PAMM Pérez Art Museum

León Ferrari

16 Feb - 12 Aug 2018

León Ferrari, Operativo: “Pacem in Terris,” 1972
Adriana Banti Archive, Buenos Aires
León Ferrari, Dios (God), 1964
Photo collage on cardboard, 18 13/16 x 12 inches
Ferrari family collection, Buenos Aires
León Ferrari, Hongo nuclear (negro) [Mushroom Cloud (Black)], 2004
Polyurethane foam, wire, and synthetic paint, 100 x 17 1/16 inches
Silvia and Hugo Sigman Collection, Buenos Aires
The Words of Others: León Ferrari and Rhetoric in Times of War
16 February – 12 August 2018

Curated by Ruth Estévez

Originally organized as part of Pacific Standard Time: LA/LA (2017–18), an initiative of the Getty Foundation, this solo exhibition of the Argentinian artist León Ferrari (b. 1920, Buenos Aires; d. 2013, Buenos Aires) focuses on his influential practice from the 1960s to the 1980s. With a particular emphasis on his literary collages—works that incorporate text excerpts from different sources that are reassembled to create an altogether new message—the exhibition features the first full live reading of his seminal 1967 publication Palabras ajenas (The Words of Others)—an important Vietnam-era anti-war piece written in the form of a dramatic script.

Palabras ajenas was Ferrari’s first literary collage, composed as an extensive dialogue among various characters, including President Lyndon B. Johnson, Adolf Hitler, Pope Paul VI, and God. By means of a cut-and-paste exercise, the work associates the atrocities of the Vietnam War, the horrors of Nazism, and the representations of redemption and punishment in religion through quotations selected from history books, literature, the Bible, newspapers, and magazines. The result is a chorus of contemporary voices that recite and interpret the text, which will be read in full in PAMM’s auditorium on February 15 from 1 to 9 pm.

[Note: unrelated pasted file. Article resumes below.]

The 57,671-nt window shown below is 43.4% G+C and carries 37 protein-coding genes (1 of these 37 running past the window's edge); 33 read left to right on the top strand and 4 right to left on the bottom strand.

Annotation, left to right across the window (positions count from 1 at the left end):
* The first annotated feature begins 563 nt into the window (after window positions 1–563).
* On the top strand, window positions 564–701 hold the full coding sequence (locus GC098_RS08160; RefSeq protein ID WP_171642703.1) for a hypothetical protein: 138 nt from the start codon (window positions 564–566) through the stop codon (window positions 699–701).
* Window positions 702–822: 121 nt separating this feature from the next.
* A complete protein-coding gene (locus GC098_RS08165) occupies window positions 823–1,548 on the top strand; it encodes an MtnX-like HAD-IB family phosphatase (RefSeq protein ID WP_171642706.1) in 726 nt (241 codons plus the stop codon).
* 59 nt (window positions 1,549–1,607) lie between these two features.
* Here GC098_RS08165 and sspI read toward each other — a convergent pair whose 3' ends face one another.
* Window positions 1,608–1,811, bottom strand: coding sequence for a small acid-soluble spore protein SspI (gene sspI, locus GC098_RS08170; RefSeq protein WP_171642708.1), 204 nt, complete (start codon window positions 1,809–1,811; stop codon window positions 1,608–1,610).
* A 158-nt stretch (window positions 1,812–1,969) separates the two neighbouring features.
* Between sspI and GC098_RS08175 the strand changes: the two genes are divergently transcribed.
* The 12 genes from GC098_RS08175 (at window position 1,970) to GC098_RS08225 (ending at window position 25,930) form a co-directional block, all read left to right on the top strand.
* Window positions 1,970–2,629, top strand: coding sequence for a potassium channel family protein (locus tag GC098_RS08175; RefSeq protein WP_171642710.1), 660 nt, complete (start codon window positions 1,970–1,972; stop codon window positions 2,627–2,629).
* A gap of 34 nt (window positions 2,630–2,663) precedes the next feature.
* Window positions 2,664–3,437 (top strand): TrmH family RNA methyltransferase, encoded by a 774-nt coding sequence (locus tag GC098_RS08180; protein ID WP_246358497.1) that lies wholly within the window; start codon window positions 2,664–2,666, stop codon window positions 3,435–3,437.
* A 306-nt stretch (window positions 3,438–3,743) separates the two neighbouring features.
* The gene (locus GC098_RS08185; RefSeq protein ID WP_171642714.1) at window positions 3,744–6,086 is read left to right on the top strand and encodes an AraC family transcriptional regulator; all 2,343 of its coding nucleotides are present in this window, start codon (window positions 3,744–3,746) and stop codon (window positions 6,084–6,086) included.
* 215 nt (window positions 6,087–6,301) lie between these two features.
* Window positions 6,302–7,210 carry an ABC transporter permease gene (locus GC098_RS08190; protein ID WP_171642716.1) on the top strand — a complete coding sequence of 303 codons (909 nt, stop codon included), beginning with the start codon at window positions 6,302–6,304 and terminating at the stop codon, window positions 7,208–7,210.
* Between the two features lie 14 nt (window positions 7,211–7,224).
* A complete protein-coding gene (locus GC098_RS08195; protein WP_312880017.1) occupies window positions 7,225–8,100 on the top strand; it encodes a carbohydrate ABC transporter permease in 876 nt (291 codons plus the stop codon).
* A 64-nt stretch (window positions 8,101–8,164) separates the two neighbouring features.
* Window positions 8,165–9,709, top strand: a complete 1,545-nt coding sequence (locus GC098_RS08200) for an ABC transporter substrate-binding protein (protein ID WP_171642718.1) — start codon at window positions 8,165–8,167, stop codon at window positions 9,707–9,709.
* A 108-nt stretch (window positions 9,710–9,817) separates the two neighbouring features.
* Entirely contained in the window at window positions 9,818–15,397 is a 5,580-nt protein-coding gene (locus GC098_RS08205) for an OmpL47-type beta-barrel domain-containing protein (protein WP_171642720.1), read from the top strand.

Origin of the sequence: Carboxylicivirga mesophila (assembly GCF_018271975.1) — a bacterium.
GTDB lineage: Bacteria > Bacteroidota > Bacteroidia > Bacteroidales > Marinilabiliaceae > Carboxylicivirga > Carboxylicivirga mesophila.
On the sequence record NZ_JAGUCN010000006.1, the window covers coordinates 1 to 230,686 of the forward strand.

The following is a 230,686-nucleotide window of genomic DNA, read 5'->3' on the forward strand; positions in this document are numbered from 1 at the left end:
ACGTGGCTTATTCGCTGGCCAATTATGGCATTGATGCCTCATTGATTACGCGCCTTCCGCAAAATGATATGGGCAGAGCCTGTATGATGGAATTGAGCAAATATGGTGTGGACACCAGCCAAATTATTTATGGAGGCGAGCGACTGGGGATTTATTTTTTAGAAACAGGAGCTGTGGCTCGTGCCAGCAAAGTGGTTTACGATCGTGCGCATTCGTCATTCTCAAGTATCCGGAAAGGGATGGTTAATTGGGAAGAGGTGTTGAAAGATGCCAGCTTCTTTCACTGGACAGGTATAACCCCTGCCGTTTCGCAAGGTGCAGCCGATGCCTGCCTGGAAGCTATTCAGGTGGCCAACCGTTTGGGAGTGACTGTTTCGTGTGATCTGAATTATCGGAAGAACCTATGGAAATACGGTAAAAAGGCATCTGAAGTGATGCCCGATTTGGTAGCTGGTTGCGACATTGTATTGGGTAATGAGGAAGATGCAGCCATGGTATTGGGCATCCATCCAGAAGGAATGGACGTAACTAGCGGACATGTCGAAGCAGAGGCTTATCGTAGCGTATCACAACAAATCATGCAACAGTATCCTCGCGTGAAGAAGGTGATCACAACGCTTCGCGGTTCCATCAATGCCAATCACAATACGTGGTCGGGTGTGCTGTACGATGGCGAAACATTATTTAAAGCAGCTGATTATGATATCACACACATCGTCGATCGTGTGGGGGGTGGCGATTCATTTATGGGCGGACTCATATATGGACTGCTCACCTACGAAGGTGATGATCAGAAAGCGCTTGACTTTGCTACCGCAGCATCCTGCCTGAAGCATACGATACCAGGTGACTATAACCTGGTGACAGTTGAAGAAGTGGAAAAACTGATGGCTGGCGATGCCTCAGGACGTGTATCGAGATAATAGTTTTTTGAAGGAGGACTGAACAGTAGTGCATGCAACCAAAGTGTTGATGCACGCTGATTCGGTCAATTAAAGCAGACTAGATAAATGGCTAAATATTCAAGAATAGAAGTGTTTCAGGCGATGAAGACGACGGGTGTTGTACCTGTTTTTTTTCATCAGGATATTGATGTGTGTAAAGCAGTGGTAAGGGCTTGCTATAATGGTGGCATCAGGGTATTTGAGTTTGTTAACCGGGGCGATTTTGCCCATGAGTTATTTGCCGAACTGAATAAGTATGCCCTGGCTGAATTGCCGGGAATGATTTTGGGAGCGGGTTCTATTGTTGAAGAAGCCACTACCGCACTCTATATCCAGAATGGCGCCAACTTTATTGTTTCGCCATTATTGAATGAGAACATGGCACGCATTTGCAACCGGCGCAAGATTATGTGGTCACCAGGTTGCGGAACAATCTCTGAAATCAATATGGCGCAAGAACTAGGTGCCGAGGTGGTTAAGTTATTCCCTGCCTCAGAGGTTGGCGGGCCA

Ferrari’s literary collages were a central element of his practice, yet most remain unpublished or have experienced minimal circulation as limited editions or sketchbooks. This exhibition revisits many of these works, exploring uncharted territory and offering a new perspective on Ferrari’s work while exploring the aesthetic forms of political intervention that emerged in Latin America in the 1960s. This profoundly contemporary project examines the obscenity of war, the ways the media represents conflict, and the role of political and religious discourse in the expansion of Western culture.

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